Bo Concept’s SoHo store will be a flagship – the chain’s largest outlet, against which the success of all others will be measured – even though the chain has had a popular store in Chelsea for almost two years, said the manager, Luis Rojas.
“A lot of people have lofts around here and open spaces, and our furniture goes well with open spaces.” He said. “And there are lots of furniture stores in this area, such as Natuzzi and Armani Casa.”
Still, Mr. Rojas said, the new store, open only three months, is still gauging the market. There has been a lot of tourist foot traffic, he said, almost as much, on weekends, as in Chelsea, but there has been less buying.
The asking rent for Bo Concept’s almost 7,000 square feet was $385,000 a year, which works out to about $55 a foot. That rent was negotiated last spring, and since then, rents have jumped, Mr. Staav said.
Recently, a space next door, at 71 Greene Street, that is the mirror image of Bo Concept’s space was offered. It is occupied by Phi, a clothing designer led by Susan Dell, the wife of the computer maker Michael S. Dell, and the lease was offered for about $450,000 a year, Mr. Staav said, meaning that since last spring, rents have increased almost 17 percent. (Phi, which had contemplated leaving the space, has decided to stay, though no contract has been signed, brokers said.)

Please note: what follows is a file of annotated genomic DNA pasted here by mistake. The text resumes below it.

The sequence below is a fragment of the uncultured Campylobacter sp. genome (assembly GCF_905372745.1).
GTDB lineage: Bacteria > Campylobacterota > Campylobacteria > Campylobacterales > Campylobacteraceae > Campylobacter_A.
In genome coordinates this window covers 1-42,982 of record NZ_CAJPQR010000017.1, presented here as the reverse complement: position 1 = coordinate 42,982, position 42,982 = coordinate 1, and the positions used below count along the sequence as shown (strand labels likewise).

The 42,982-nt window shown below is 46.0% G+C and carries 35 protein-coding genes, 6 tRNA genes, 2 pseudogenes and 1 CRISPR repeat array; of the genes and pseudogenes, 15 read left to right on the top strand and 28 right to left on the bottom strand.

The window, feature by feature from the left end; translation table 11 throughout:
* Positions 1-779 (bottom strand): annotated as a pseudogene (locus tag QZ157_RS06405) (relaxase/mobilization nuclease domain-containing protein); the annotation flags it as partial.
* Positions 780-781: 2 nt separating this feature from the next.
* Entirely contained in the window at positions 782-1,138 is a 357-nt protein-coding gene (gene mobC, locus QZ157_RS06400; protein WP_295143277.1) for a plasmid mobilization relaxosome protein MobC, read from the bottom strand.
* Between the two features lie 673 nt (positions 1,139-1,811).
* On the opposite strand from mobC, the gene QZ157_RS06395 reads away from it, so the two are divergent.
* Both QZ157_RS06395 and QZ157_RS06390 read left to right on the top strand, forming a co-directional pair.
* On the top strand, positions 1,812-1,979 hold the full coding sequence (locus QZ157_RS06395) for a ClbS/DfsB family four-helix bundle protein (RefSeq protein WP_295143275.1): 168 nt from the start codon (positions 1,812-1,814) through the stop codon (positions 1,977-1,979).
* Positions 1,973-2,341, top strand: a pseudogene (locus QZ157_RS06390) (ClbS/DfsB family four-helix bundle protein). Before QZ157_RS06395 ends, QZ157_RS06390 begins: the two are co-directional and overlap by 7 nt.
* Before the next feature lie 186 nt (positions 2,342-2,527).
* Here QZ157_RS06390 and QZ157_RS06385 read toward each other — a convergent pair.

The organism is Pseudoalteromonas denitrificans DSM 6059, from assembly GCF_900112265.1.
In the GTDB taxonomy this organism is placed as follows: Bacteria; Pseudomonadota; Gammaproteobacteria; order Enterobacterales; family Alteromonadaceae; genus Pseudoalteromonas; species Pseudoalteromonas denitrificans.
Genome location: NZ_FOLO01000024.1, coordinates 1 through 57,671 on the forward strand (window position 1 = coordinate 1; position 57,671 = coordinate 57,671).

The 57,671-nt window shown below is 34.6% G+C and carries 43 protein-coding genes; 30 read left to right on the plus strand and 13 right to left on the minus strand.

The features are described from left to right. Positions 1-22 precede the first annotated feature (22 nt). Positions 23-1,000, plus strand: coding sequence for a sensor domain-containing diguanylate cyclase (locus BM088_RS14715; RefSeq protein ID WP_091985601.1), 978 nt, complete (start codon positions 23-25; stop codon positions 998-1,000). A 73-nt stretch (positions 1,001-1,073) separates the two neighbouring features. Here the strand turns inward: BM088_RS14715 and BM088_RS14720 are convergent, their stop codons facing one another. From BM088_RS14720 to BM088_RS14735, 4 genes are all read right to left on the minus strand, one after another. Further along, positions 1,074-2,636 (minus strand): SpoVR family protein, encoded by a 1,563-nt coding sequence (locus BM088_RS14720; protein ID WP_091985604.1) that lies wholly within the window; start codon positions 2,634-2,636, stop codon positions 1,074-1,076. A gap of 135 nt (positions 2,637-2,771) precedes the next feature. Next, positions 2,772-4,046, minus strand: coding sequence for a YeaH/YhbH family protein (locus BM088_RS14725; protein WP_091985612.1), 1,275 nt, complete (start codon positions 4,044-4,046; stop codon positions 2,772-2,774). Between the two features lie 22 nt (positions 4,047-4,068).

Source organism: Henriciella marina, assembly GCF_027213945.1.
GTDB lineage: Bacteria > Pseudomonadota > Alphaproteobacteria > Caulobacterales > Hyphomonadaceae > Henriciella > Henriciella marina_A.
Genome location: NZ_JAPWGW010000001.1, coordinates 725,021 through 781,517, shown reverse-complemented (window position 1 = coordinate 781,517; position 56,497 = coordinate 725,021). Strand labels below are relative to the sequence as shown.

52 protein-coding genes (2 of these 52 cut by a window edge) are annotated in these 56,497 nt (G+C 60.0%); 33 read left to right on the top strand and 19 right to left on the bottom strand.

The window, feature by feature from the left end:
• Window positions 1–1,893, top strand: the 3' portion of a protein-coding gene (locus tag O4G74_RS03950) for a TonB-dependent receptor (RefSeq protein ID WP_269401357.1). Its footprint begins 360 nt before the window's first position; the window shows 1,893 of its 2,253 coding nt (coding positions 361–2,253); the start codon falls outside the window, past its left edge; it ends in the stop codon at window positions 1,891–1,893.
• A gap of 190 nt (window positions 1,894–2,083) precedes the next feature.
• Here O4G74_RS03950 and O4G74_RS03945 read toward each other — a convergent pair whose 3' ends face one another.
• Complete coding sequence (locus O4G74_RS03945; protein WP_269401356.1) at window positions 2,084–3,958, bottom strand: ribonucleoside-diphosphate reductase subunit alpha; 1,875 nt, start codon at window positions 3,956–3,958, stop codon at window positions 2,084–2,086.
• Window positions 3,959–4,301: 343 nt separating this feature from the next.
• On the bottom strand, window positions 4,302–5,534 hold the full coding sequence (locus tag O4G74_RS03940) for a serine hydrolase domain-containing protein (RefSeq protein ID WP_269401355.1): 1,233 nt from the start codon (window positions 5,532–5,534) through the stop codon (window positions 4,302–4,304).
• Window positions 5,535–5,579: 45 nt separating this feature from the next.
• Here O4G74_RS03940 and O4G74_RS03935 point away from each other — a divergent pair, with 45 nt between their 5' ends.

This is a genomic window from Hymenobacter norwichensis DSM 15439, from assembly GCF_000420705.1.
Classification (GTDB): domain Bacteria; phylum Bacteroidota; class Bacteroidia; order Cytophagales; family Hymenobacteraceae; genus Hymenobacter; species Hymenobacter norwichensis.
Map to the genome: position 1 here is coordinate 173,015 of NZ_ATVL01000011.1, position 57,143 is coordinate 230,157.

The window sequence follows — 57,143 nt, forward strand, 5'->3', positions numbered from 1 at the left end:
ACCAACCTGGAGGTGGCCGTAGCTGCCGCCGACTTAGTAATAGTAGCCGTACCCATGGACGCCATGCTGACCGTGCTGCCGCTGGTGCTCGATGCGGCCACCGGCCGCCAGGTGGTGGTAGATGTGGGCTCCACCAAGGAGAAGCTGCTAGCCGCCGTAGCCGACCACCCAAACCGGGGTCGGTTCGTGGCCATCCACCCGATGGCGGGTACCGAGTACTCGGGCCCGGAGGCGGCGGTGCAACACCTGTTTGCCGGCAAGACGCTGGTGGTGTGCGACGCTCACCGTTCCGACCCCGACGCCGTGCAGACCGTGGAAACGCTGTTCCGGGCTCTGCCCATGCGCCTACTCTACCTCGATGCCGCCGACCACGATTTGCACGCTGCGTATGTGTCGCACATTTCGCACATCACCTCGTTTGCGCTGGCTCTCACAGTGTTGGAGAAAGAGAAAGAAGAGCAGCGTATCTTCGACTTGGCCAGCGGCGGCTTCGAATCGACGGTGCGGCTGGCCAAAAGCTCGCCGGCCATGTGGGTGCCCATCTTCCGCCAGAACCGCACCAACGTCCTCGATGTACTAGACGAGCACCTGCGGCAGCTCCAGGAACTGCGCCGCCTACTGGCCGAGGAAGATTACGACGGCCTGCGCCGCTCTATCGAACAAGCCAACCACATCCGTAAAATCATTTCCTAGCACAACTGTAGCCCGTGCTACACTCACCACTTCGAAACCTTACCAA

Robert Zeisel, who owns both 69 and 71 Greene Street, is optimistic enough to convert the space occupied by his own business, the B & Z Steel Equipment Company, across the street at 78 Greene Street, into retail space. B & Z is one of the last operating businesses from the 1950s in what used to be an industrial neighborhood. Despite landing jobs framing SoHo’s designer showrooms, Mr. Zeisel said he preferred to move his headquarters to his Brooklyn office.
Ms. Emery said the invasion of foreign designers extended to Broadway, where Uniqlo, the competitively priced Japanese clothier seeking to give stores like Gap and Babana Republic a run for their money, has moved into 546 Broadway. Last March, the company took about 50,000 square feet, including basement space, at an asking rent of $3.5 million, or roughly $70 a foot.
Foot traffic, largely driven by tourism, is crucial to SoHo’s appeal for foreign retailers, which are often seeking a strong branding opportunity, brokers said. Susan Penzner of Susan Penzner Real Estate, which helped Paul Smith find his showroom, said the neighborhood was seeing a resurgence because the home furnishings and industrial design industry, which started down on Grand Street, is spreading north into more expensive storefronts.
“Greene Street is now the design street,” she said, noting the recent opening of B&B Italia, a furniture maker, at 137 Green Street between Prince and Houston Streets. “There are tons of people on the weekends. And I count shopping bags – not the people carrying only coffee cups.”